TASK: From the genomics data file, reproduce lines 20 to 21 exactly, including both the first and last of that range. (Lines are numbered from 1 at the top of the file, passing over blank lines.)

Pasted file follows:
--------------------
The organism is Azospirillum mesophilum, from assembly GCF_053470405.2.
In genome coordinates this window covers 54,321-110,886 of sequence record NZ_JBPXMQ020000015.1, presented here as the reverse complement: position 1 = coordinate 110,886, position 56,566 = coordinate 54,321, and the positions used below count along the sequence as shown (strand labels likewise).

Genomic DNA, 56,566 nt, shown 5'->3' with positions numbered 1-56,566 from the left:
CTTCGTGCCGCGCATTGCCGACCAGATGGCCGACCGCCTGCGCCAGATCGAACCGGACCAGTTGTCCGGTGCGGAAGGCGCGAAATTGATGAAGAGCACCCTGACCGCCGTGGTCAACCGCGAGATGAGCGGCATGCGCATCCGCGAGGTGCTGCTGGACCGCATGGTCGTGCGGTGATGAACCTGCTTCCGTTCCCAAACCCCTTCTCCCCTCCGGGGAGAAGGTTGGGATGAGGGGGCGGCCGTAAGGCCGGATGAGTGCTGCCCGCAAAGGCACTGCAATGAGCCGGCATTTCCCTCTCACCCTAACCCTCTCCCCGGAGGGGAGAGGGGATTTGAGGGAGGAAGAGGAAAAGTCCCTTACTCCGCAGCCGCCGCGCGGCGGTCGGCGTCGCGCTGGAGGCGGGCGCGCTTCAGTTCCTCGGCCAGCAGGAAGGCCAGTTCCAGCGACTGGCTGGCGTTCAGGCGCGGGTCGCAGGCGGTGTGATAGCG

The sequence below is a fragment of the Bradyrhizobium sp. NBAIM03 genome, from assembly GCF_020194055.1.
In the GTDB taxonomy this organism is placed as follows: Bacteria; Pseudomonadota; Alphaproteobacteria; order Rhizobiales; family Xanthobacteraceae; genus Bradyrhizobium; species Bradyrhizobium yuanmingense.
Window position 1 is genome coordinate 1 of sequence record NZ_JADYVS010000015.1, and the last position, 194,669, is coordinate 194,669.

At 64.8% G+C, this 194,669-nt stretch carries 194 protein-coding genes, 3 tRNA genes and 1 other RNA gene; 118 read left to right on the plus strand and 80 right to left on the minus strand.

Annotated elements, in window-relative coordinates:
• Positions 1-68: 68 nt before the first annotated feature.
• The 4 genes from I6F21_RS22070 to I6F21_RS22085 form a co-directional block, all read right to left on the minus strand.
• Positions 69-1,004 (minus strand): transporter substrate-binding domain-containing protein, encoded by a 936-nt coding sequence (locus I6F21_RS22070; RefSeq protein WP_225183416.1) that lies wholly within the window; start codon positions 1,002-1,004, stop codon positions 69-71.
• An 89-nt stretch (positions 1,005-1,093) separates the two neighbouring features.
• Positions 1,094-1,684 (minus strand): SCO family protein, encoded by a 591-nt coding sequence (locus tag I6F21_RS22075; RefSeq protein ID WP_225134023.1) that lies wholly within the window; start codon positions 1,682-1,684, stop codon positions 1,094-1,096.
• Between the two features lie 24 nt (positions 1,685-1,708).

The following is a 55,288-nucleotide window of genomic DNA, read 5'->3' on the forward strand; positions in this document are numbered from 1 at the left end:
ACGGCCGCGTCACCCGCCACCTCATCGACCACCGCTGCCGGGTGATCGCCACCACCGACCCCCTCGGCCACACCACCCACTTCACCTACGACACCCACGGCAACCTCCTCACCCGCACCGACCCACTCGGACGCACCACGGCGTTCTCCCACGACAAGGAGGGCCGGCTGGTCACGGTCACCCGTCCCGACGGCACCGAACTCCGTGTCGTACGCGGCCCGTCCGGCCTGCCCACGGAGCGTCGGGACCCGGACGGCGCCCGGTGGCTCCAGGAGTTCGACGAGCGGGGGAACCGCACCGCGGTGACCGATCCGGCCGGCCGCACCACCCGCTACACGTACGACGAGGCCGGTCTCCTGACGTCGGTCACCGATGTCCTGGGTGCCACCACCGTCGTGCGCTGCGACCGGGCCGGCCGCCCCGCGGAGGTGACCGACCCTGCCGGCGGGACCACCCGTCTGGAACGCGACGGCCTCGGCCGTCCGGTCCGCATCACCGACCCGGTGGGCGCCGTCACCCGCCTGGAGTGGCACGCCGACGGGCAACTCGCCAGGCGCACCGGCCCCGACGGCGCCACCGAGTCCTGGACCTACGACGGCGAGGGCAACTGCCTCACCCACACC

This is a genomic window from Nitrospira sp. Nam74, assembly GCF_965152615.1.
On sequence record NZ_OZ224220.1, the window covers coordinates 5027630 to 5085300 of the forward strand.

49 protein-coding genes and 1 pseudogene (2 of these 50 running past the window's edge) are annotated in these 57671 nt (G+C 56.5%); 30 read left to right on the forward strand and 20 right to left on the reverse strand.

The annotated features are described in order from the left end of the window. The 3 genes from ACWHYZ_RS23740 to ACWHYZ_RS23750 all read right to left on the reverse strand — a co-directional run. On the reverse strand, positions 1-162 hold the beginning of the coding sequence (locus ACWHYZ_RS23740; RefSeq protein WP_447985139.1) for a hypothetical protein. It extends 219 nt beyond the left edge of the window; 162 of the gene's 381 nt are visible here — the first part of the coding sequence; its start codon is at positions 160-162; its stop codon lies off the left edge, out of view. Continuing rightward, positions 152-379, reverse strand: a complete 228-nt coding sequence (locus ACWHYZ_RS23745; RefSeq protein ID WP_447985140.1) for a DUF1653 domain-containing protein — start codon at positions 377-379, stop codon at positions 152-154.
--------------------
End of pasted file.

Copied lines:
49 protein-coding genes and 1 pseudogene (2 of these 50 running past the window's edge) are annotated in these 57671 nt (G+C 56.5%); 30 read left to right on the forward strand and 20 right to left on the reverse strand.

The annotated features are described in order from the left end of the window. The 3 genes from ACWHYZ_RS23740 to ACWHYZ_RS23750 all read right to left on the reverse strand — a co-directional run. On the reverse strand, positions 1-162 hold the beginning of the coding sequence (locus ACWHYZ_RS23740; RefSeq protein WP_447985139.1) for a hypothetical protein. It extends 219 nt beyond the left edge of the window; 162 of the gene's 381 nt are visible here — the first part of the coding sequence; its start codon is at positions 160-162; its stop codon lies off the left edge, out of view. Continuing rightward, positions 152-379, reverse strand: a complete 228-nt coding sequence (locus ACWHYZ_RS23745; RefSeq protein ID WP_447985140.1) for a DUF1653 domain-containing protein — start codon at positions 377-379, stop codon at positions 152-154.